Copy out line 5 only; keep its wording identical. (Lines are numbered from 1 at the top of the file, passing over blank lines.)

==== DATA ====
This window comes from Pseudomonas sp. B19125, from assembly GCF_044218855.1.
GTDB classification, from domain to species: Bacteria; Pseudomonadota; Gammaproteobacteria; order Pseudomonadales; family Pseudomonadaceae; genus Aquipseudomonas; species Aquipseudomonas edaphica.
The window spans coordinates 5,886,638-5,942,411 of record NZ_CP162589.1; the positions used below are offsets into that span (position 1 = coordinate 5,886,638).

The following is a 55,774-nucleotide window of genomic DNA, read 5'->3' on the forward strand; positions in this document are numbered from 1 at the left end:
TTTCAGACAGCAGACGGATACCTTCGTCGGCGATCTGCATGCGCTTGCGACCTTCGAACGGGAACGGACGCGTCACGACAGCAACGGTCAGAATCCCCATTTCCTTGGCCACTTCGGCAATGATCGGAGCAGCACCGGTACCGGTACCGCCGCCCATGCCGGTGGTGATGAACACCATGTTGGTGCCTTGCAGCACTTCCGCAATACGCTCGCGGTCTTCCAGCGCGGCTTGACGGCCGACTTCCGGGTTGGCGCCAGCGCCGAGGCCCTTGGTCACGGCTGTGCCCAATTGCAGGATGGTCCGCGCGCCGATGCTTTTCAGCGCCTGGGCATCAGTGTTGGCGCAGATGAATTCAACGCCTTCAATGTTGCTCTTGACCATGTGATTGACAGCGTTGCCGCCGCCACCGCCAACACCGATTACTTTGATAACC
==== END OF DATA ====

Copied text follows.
TTTCAGACAGCAGACGGATACCTTCGTCGGCGATCTGCATGCGCTTGCGACCTTCGAACGGGAACGGACGCGTCACGACAGCAACGGTCAGAATCCCCATTTCCTTGGCCACTTCGGCAATGATCGGAGCAGCACCGGTACCGGTACCGCCGCCCATGCCGGTGGTGATGAACACCATGTTGGTGCCTTGCAGCACTTCCGCAATACGCTCGCGGTCTTCCAGCGCGGCTTGACGGCCGACTTCCGGGTTGGCGCCAGCGCCGAGGCCCTTGGTCACGGCTGTGCCCAATTGCAGGATGGTCCGCGCGCCGATGCTTTTCAGCGCCTGGGCATCAGTGTTGGCGCAGATGAATTCAACGCCTTCAATGTTGCTCTTGACCATGTGATTGACAGCGTTGCCGCCGCCACCGCCAACACCGATTACTTTGATAACC